The Irish research community is improving lives across the country – and, through the Creating Our Future campaign, all of us can provide further inspiration for new areas to explore. By Dr. Lisa Keating, Director of Research and Innovation, Irish Universities Association.

Researchers are changing lives across Ireland. Not just during the COVID-19 pandemic, when the research community contributed in every way possible to the national emergency response as the pandemic developed, but every day.

From housing to healthcare, we rely on their expertise and pioneering research to guide policymaking and steer government, legislators and the civil service towards the best possible outcomes for the Irish public.

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Improving lives through new knowledge
We needn't look hard far for ground-breaking work. The University of Limerick's recent detailed study of physical activity and health outcomes in Ireland, "A nation of couch potatoes? Physical activity, sedentary behaviour and health in Ireland" is set to change policy and guidelines to encourage physical activity to combat ever-increasing threats to health from lack of exercise.

NUI Galway leads an EU project, MOSES, to find solutions to ocean sustainability by proposing a 'blue’ growth path for the sustainable development of the major sectors operating in the Atlantic space.

Trinity College Dublin’s initiative, Beyond 2022, is recovering vital history lost when the Public Record Office of Ireland was destroyed in the opening salvos of the Civil War.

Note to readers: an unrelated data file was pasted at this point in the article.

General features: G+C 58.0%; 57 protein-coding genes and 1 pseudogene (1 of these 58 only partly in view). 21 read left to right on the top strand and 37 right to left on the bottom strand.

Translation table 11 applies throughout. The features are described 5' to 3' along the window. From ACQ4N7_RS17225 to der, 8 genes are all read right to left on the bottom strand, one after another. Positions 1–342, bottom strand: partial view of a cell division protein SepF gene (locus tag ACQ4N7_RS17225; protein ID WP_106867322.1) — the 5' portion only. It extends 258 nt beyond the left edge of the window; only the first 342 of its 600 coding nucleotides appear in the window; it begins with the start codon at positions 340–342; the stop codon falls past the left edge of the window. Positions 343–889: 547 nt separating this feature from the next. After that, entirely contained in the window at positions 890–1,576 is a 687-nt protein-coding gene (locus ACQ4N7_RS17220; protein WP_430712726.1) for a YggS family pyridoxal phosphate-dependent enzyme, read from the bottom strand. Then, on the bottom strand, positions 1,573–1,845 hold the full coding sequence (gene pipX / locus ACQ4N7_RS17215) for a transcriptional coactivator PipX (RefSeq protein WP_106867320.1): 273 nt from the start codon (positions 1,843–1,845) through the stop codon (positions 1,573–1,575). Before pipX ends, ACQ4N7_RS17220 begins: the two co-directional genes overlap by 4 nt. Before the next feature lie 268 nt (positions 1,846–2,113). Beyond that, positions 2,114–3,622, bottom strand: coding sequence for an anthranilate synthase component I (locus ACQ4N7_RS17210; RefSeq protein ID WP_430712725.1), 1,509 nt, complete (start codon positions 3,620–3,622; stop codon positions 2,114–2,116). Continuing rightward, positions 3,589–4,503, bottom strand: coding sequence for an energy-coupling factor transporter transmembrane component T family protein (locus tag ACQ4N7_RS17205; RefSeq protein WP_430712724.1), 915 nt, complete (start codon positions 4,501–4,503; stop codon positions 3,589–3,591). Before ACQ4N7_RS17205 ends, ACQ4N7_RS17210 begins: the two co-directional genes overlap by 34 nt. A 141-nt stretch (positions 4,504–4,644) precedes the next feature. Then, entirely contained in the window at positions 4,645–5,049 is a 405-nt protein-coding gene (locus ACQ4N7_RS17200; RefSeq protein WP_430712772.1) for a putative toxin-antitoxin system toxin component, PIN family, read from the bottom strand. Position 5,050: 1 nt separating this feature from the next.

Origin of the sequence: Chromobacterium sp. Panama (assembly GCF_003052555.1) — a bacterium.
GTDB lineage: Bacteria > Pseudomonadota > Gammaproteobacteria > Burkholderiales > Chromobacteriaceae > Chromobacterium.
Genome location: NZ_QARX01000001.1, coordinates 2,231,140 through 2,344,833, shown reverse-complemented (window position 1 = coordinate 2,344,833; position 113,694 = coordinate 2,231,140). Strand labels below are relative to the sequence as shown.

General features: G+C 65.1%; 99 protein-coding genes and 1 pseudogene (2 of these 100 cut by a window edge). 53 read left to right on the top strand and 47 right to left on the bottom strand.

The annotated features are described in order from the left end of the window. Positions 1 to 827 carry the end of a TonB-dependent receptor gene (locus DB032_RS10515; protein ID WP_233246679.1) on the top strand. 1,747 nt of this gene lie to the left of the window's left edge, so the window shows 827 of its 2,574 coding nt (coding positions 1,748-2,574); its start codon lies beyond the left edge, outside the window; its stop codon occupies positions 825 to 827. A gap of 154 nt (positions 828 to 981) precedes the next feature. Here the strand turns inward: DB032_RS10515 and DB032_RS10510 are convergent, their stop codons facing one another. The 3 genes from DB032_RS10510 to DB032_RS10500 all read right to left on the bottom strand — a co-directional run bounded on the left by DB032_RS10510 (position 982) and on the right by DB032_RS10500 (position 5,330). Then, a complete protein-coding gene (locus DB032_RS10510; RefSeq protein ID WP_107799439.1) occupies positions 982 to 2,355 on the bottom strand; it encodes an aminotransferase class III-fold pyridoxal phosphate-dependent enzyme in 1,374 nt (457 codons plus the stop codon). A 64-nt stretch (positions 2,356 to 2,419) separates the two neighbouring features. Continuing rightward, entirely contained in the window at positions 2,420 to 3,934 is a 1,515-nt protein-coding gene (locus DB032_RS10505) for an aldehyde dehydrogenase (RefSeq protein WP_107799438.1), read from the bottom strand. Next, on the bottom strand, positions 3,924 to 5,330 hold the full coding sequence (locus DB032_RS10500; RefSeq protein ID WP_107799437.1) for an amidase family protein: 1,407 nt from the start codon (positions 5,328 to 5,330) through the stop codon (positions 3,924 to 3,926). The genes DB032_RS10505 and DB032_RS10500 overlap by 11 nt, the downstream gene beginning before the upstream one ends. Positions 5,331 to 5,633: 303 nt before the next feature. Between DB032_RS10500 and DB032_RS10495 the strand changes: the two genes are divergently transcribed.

And UCD’s School of Psychology and Jigsaw are collaborating on Ireland’s largest and most comprehensive study of young people’s mental health and wellbeing, My World Survey 2. The first iteration led to important changes to Government policy on mental health for young people, including influencing Connecting for Life, Ireland’s National Strategy to Reduce Suicide*.

Creating our Future
Science Week is the perfect opportunity to reflect on the importance of these efforts. The Government, in cooperation with Science Foundation Ireland, has therefore commissioned a campaign, Creating Our Future, to source ideas from the people of Ireland so that researchers can align their objectives with the public.

Since the summer, the campaign has been encouraging the people of Ireland to submit their ideas, either in person or on the online portal www.creatingourfuture.ie. The campaign has surpassed 5,000 submissions so far and aims to secure as many as 10,000 by the closing date of 30th November 2021.

Submissions so far
The data published so far has yielded fascinating results, as people across the country and a range of demographics took the opportunity to tell researchers their ideas and priorities directly.

By per capita entries, Sligo County is well ahead of the rest, followed by Carlow, Clare and Longford. But there is significant competition on the leader board, with Longford recently moving up from 17th place to 5th and Donegal from 20th to 6th in the space of a week.

The 30–39-year-old age demographic is most engaged with the campaign, reported Creating Our Future, with almost 25% of the submissions received so far coming from that cohort.

Clear themes have emerged among the ideas, with submissions that fall under the health and wellbeing topic most common, and environment, education, and social rights also prominent. Dementia, autism, fertility, recycling, wastewater, racism, and equality have also been highlighted as important areas for further research.

These will hopefully inspire innovative and life-changing work across higher education institutes as they continue to impact lives and livelihoods throughout the country.

Creating Our Future is hosting events throughout Science Week, with brainstorms, events and online webinars as part of the campaign will continue in the coming weeks as well.

For more information or to submit your ideas online, visit www.creatingourfuture.ie, which is open until?the end of?November 2021.

*If you have been affected by issues raised in this story, please visit: www.rte.ie/helplines.